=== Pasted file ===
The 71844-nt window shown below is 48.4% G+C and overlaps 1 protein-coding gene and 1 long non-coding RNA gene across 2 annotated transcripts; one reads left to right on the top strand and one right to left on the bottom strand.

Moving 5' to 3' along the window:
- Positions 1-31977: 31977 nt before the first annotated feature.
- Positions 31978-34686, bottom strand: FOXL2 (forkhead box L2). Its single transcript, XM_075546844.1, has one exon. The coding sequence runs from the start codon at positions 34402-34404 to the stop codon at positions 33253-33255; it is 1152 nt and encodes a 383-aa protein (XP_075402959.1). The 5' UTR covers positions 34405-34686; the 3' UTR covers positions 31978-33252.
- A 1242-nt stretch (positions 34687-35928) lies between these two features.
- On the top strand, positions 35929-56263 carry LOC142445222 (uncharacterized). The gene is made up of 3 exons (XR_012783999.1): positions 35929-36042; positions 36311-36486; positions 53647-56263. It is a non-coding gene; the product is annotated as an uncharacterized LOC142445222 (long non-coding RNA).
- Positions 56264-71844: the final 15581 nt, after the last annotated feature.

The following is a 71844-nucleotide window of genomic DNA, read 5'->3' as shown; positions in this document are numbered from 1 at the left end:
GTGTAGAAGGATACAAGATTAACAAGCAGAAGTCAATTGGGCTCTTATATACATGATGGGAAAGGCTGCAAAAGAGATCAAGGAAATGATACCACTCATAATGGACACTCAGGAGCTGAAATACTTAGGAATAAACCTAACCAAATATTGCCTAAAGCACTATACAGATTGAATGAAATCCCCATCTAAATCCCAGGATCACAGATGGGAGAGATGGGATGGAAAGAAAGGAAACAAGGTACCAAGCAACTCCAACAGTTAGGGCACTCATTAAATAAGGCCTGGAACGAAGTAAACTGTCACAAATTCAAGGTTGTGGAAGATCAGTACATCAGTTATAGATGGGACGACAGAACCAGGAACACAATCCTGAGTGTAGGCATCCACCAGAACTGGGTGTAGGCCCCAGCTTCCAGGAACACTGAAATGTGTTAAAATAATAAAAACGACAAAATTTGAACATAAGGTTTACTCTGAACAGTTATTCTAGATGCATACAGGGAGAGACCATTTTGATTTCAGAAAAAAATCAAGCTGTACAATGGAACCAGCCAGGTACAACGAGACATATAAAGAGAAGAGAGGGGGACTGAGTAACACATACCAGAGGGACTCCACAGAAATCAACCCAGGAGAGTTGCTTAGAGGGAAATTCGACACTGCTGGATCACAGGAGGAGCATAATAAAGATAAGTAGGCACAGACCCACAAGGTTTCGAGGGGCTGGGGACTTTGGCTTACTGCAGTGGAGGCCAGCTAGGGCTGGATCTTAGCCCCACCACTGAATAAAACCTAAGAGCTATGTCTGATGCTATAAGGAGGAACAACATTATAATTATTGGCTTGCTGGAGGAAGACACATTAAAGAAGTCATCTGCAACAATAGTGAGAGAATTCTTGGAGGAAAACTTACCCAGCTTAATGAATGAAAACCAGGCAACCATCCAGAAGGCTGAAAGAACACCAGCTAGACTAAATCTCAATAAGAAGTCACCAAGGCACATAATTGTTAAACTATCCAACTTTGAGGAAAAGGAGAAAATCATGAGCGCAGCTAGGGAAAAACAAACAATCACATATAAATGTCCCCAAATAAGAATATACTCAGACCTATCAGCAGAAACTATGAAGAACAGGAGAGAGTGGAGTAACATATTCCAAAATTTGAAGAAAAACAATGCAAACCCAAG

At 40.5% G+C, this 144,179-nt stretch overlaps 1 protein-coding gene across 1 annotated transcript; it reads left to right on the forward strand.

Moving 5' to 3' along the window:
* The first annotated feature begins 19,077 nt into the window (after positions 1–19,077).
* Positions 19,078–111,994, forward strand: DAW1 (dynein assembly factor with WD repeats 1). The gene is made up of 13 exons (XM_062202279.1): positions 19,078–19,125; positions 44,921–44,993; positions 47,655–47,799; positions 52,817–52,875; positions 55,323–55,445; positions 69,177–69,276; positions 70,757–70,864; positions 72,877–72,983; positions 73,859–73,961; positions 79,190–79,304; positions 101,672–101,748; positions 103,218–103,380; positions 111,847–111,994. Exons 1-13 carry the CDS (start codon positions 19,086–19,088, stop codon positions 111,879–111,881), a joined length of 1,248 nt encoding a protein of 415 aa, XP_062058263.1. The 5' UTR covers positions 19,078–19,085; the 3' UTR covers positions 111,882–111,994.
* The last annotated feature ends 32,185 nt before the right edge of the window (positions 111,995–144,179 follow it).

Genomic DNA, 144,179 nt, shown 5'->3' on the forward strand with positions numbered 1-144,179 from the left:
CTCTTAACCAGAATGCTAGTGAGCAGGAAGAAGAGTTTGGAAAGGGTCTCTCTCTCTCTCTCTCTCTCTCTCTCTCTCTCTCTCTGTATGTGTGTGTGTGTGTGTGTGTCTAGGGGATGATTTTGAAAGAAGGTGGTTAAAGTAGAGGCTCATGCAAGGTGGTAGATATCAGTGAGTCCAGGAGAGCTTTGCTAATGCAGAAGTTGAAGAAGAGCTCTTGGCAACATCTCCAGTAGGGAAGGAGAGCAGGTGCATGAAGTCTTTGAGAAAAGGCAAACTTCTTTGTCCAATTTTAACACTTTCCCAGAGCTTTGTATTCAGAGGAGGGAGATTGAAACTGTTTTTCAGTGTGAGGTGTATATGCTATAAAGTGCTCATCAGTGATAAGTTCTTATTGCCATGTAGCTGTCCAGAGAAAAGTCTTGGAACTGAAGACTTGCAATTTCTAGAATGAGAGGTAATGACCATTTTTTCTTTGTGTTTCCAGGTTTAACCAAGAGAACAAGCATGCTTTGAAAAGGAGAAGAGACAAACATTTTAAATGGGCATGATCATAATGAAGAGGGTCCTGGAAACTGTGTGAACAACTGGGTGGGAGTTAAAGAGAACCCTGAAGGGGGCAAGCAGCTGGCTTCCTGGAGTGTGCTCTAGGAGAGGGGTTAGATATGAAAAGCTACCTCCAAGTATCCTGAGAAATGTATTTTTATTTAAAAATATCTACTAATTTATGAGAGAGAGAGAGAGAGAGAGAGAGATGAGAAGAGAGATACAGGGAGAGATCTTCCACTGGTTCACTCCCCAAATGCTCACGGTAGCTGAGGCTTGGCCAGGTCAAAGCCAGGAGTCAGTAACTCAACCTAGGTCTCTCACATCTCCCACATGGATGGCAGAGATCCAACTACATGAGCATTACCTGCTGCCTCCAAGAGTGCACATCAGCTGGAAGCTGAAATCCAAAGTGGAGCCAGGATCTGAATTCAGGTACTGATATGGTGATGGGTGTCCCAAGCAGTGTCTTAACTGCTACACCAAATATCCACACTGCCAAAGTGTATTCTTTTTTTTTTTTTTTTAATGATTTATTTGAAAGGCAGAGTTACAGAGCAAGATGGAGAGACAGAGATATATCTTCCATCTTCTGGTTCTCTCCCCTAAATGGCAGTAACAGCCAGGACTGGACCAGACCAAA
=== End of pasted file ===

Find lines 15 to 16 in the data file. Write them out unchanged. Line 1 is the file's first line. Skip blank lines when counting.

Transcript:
Genomic DNA, 144,179 nt, shown 5'->3' on the forward strand with positions numbered 1-144,179 from the left:
CTCTTAACCAGAATGCTAGTGAGCAGGAAGAAGAGTTTGGAAAGGGTCTCTCTCTCTCTCTCTCTCTCTCTCTCTCTCTCTCTCTGTATGTGTGTGTGTGTGTGTGTGTCTAGGGGATGATTTTGAAAGAAGGTGGTTAAAGTAGAGGCTCATGCAAGGTGGTAGATATCAGTGAGTCCAGGAGAGCTTTGCTAATGCAGAAGTTGAAGAAGAGCTCTTGGCAACATCTCCAGTAGGGAAGGAGAGCAGGTGCATGAAGTCTTTGAGAAAAGGCAAACTTCTTTGTCCAATTTTAACACTTTCCCAGAGCTTTGTATTCAGAGGAGGGAGATTGAAACTGTTTTTCAGTGTGAGGTGTATATGCTATAAAGTGCTCATCAGTGATAAGTTCTTATTGCCATGTAGCTGTCCAGAGAAAAGTCTTGGAACTGAAGACTTGCAATTTCTAGAATGAGAGGTAATGACCATTTTTTCTTTGTGTTTCCAGGTTTAACCAAGAGAACAAGCATGCTTTGAAAAGGAGAAGAGACAAACATTTTAAATGGGCATGATCATAATGAAGAGGGTCCTGGAAACTGTGTGAACAACTGGGTGGGAGTTAAAGAGAACCCTGAAGGGGGCAAGCAGCTGGCTTCCTGGAGTGTGCTCTAGGAGAGGGGTTAGATATGAAAAGCTACCTCCAAGTATCCTGAGAAATGTATTTTTATTTAAAAATATCTACTAATTTATGAGAGAGAGAGAGAGAGAGAGAGAGATGAGAAGAGAGATACAGGGAGAGATCTTCCACTGGTTCACTCCCCAAATGCTCACGGTAGCTGAGGCTTGGCCAGGTCAAAGCCAGGAGTCAGTAACTCAACCTAGGTCTCTCACATCTCCCACATGGATGGCAGAGATCCAACTACATGAGCATTACCTGCTGCCTCCAAGAGTGCACATCAGCTGGAAGCTGAAATCCAAAGTGGAGCCAGGATCTGAATTCAGGTACTGATATGGTGATGGGTGTCCCAAGCAGTGTCTTAACTGCTACACCAAATATCCACACTGCCAAAGTGTATTCTTTTTTTTTTTTTTTTAATGATTTATTTGAAAGGCAGAGTTACAGAGCAAGATGGAGAGACAGAGATATATCTTCCATCTTCTGGTTCTCTCCCCTAAATGGCAGTAACAGCCAGGACTGGACCAGACCAAA